Is Your Home Buying Budget Good Enough?

Buying your own home, especially if you’re a first time buyer, is going to be an incredibly expensive and exciting thing to do. You’ll finally have a place to call your own, and you’ll be able to decorate and furnish and garden in just the way you like! 

However, putting together a budget for a big life move like this is going to be one of the hardest things you’ve ever done. There are a lot of mistakes that can be made, and working out what you can and can’t afford can get pretty complicated – even having banks and loan companies weighing in doesn’t help! 

But if you’ve got your heart set on being a homeowner in the near future, and you’re sure you can manage it, you’ll need to ask some questions. If you’re not sure what the answers should look like, we’ve got pointers for you below.

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Work Out the Numbers

Working out the numbers is the first main step in drawing up a house buying budget, simply because they’re all you have to work off. The housing market rises and falls every single day, and you have no idea whether or not that dream property down the road is going to stay at that relatively affordable price, so you need something more concrete to make use of. 

As such, you need to think about your own numbers. Your gross income, your current expenses, what you would be able to afford in terms of mortgage repayments, etc. You’re also going to want to take into account the kind of savings/bank accounts you’re currently using – if you don’t have a long term investment ISA on your side, now might be a good time to set one up. 

Once this is all put together, then consider outside funding sources, such as help from friends and family, and it’s a good idea to check the government website, in case there’s a grant you can apply for.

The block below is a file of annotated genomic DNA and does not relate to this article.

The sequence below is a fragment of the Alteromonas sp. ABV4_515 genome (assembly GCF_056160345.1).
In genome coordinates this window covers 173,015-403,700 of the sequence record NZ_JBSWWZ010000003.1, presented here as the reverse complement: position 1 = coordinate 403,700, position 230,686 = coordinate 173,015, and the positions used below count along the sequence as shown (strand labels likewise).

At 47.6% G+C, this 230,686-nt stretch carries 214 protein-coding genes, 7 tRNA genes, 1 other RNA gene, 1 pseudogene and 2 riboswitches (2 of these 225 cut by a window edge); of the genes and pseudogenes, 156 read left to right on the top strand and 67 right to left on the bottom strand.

Look into Loan Options Ahead of Time

If you know you’re planning to buy a home of your own in the next 3 or 4 months, you’re going to want to look into mortgage options now, rather than after you’ve found the perfect property. Because when you’ve got a loan ahead of time, and you’re pre-approved to take it out, you’ll have much better luck in locking down your dream home dream. 

Overall, getting pre-approved for a mortgage has a lot of benefits. Most of all, it ensures you can move in much quicker, as a seller is much more likely to trust the offer of a potential buyer that has a home loan to back them up. And not only that, but when the mortgage is already in the bag, you’ll be able to adjust your budget accordingly, which gives you a lot more wiggle room, and a more accurate picture of what life as a homeowner is going to be like. 


How Far are You Willing to Go?

Of course, a big part of buying a home of your own is determining how much risk you’re comfortable with. And a big part of determining this is your responsibilities – if it’s just you and your partner, for example, you’re likely to want to spend close to the edge of your budget. However, on the other hand, if you’ve got kids to take care of (or other elderly family members living with you), you’re going to want to play it as safely as possible. 

It’s also about the savings you have in the bank; if you’ve got an emergency fund, or even just a bit of capital sitting in an investment fund, you’re also not going to be too fussed about buying a house that’s slightly over budget. You know you’ve got support there, if need be, and that’s something to keep in mind when it comes to home ownership. You can overspend, if need be, but at what cost?


What to Keep in Mind

The budget you’ve put together to buy a home needs to be watertight; you’ve got a lot of expenses coming up, and there’s little room for making a mistake. As such, your budget needs to have a bit of wiggle room either way, and it needs to understand the risk you’re willing to take in buying a home. So, when you look at the budget you’ve currently drawn up, do you see these elements? If not, it’s time to get back to the drawing board!


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